¶13 Sections 26 and 27 of such operating agreements are as follows:

26. "The Carter Oil Company, as Operator, is hereby authorized to commence on or before December 1, 1954, a well on the SE SE NW of Section 16-5N-25ECM, and pursue the drilling thereof to a depth sufficient to test the Chester formation, expected to require drilling to approximately 7,000 feet."

27. "In the event the well provided for in section 26 hereinabove is completed:

"(a) As a gas well, this operating agreement shall be limited to the gas rights only underlying the land described in section 2 on page 1:

"(b) As an oil well, this operating agreement shall cover oil and gas rights underlying the SE NW and the NE SW of Section 16-5C-25ECM, Beaver County, Oklahoma and Section 2 on page 1 shall be amended to cover said 80 acre tract. Exhibit "A" to this agreement shall be amended to show the SE NW as being a full interest lease contributed by The Texas Company, and the NE SW as being a full interest lease contributed by The Carter Oil Company."

¶14 The well, as provided for therein, was completed as a gas well prior to April 11, 1955, the date on which the primary term of the state leases expired. However, no gas was marketed prior to that date.

¶15 On the 6th day of February, 1956 the State of Oklahoma ex rel. Commissioners of the Land Office brought an action against The Carter Oil Company setting up both leases and the assignment thereof to the Carter Oil Company, and alleging that said company had conducted no drilling operations upon said lease premises prior to the expiration of five years from the date thereof, and that by reason thereof both leases had expired; that the defendant was claiming said leases. It prayed it be determined that both leases had expired and the title be quieted as against said Carter Oil Company.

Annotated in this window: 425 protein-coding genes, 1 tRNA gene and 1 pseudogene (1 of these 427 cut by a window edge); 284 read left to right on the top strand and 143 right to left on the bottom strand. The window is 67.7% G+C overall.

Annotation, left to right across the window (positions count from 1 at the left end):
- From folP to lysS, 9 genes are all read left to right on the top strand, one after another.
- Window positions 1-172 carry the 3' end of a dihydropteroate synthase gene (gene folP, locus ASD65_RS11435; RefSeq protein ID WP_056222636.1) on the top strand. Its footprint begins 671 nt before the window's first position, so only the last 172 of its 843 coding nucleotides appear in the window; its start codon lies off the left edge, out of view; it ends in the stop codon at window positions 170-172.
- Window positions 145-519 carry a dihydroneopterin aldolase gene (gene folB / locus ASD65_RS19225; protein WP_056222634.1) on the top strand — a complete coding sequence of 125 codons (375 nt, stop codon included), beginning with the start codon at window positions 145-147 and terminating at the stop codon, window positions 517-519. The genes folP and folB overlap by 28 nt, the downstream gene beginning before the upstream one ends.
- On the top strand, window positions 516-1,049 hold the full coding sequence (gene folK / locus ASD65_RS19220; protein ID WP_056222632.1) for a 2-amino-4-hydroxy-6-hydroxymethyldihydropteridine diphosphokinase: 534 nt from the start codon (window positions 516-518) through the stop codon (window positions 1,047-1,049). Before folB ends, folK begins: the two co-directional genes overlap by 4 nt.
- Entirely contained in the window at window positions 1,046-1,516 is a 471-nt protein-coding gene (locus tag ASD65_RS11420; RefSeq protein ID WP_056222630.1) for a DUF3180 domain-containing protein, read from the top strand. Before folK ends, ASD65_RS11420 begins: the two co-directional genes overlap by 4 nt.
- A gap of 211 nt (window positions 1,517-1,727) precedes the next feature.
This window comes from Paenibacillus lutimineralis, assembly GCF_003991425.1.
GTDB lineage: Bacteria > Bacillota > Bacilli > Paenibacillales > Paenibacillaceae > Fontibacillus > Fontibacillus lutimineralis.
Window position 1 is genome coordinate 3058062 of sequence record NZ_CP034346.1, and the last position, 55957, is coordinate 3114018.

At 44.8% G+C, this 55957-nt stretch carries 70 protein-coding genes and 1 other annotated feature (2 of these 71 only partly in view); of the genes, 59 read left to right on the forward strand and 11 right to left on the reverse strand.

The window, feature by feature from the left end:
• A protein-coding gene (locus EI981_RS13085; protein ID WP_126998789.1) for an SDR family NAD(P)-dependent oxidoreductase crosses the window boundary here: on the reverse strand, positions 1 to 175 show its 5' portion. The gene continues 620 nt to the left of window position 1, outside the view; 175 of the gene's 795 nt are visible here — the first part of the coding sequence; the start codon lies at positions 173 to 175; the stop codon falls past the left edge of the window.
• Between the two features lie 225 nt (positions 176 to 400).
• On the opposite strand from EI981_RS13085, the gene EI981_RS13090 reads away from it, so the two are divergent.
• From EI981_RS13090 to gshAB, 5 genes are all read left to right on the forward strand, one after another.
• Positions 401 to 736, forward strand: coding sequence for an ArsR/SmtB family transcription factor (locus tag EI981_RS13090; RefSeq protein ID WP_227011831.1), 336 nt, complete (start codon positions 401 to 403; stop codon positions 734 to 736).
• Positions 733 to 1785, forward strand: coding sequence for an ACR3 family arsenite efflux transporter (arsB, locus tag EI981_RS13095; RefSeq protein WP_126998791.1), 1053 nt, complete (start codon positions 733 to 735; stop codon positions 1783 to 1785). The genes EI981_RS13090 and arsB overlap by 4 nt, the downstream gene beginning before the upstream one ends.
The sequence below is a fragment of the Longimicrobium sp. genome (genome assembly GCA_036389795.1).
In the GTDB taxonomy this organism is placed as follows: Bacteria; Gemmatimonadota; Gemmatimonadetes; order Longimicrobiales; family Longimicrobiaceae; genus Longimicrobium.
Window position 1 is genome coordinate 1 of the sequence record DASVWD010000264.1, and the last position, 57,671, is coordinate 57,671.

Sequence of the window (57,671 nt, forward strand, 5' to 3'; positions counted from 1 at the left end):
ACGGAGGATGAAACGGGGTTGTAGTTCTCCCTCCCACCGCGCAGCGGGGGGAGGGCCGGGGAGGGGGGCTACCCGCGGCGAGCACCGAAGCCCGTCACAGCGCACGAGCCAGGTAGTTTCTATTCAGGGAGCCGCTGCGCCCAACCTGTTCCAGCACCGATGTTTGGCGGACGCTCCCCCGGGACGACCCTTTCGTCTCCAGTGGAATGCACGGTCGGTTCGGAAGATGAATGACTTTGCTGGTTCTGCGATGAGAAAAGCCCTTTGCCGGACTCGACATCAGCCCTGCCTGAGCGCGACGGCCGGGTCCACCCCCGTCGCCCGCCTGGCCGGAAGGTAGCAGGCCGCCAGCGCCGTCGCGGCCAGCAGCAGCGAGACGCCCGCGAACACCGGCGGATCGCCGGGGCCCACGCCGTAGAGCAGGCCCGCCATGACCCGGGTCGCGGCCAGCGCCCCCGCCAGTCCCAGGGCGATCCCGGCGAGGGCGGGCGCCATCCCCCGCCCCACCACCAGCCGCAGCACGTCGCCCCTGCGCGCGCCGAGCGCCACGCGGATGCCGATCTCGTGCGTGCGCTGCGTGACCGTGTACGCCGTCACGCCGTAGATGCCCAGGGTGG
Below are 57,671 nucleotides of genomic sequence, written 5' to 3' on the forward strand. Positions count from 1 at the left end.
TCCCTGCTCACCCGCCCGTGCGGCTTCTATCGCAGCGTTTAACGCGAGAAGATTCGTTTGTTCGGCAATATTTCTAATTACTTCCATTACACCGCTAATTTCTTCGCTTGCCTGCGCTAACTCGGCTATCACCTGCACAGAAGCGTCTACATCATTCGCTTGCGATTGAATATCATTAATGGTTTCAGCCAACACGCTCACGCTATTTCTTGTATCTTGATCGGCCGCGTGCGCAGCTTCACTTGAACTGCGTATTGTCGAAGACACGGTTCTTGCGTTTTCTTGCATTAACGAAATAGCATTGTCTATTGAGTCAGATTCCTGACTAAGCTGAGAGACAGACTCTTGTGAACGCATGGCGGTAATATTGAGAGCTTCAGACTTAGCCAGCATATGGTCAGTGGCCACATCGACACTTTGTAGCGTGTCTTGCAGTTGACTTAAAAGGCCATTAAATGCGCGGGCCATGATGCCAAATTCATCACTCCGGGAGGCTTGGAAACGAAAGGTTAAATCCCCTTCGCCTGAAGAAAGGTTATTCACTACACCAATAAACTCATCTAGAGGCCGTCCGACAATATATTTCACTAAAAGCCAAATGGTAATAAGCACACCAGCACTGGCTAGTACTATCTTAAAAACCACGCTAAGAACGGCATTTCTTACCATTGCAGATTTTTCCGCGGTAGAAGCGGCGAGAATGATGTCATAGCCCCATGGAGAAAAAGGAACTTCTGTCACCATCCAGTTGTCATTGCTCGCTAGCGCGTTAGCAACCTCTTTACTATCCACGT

¶16 The answer of The Carter Oil Company denied generally all allegations of the petition except such as were specifically admitted. It admitted it had acquired the two leases in question and then alleged that by order of the Corporation Commission this drilling and spacing unit for gas of 640 acres was established; that The Texas Company owned the oil and gas lease on the north half of the section in question; that it entered into an operating agreement with The Texas Company, with defendant as operator; that a well producing gas in paying quantities was completed on the unit prior to the expiration of the term of its leases from the Commissioners; that there was no pipe line in the area and it was impossible to market the gas; that it exercised the utmost diligence in seeking a market; that it did obtain a market therefor, having executed gas sales contract on March 19, 1956; that it has fully performed and discharged its duties, obligations and covenants and that its leases are in full force and effect.

¶17 It then prayed that its leases be determined to be valid and subsisting.

¶18 The reply was in the nature of a general denial. The Commissioners then denied that due diligence in seeking market is a defense and alleged that said leases contained a "completion clause" and that said leases do not contain a shut-in gas clause. The trial resulted in a judgment in favor of the defendant, The Carter Oil Company. The State of Oklahoma ex rel. Commissioners of the Land Office appeal.

¶19 The term for which the Commissioners can execute oil and gas leases on such public land is fixed by